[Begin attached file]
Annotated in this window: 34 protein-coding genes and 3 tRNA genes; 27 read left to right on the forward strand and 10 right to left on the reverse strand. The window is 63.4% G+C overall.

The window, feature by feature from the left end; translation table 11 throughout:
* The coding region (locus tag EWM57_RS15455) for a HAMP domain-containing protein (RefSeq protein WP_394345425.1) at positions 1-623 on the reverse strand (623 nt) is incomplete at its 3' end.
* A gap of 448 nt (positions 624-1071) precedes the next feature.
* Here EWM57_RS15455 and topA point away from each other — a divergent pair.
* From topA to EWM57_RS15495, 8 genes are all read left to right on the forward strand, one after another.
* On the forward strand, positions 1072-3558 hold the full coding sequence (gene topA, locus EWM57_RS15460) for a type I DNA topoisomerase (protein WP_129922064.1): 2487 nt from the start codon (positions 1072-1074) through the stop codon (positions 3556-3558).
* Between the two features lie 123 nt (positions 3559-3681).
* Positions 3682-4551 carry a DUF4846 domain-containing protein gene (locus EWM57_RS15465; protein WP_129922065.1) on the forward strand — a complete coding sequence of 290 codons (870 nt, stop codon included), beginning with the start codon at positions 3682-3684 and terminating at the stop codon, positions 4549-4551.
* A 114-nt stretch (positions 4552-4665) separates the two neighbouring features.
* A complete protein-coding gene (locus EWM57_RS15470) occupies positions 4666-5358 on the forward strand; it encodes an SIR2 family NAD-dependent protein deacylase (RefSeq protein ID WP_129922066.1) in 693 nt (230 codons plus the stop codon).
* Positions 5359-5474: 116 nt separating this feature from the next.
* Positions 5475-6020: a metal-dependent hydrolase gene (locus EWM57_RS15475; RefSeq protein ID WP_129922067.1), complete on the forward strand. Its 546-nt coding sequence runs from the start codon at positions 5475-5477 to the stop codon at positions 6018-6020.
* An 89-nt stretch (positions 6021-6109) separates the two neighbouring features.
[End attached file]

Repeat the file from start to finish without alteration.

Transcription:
Annotated in this window: 34 protein-coding genes and 3 tRNA genes; 27 read left to right on the forward strand and 10 right to left on the reverse strand. The window is 63.4% G+C overall.

The window, feature by feature from the left end; translation table 11 throughout:
* The coding region (locus tag EWM57_RS15455) for a HAMP domain-containing protein (RefSeq protein WP_394345425.1) at positions 1-623 on the reverse strand (623 nt) is incomplete at its 3' end.
* A gap of 448 nt (positions 624-1071) precedes the next feature.
* Here EWM57_RS15455 and topA point away from each other — a divergent pair.
* From topA to EWM57_RS15495, 8 genes are all read left to right on the forward strand, one after another.
* On the forward strand, positions 1072-3558 hold the full coding sequence (gene topA, locus EWM57_RS15460) for a type I DNA topoisomerase (protein WP_129922064.1): 2487 nt from the start codon (positions 1072-1074) through the stop codon (positions 3556-3558).
* Between the two features lie 123 nt (positions 3559-3681).
* Positions 3682-4551 carry a DUF4846 domain-containing protein gene (locus EWM57_RS15465; protein WP_129922065.1) on the forward strand — a complete coding sequence of 290 codons (870 nt, stop codon included), beginning with the start codon at positions 3682-3684 and terminating at the stop codon, positions 4549-4551.
* A 114-nt stretch (positions 4552-4665) separates the two neighbouring features.
* A complete protein-coding gene (locus EWM57_RS15470) occupies positions 4666-5358 on the forward strand; it encodes an SIR2 family NAD-dependent protein deacylase (RefSeq protein ID WP_129922066.1) in 693 nt (230 codons plus the stop codon).
* Positions 5359-5474: 116 nt separating this feature from the next.
* Positions 5475-6020: a metal-dependent hydrolase gene (locus EWM57_RS15475; RefSeq protein ID WP_129922067.1), complete on the forward strand. Its 546-nt coding sequence runs from the start codon at positions 5475-5477 to the stop codon at positions 6018-6020.
* An 89-nt stretch (positions 6021-6109) separates the two neighbouring features.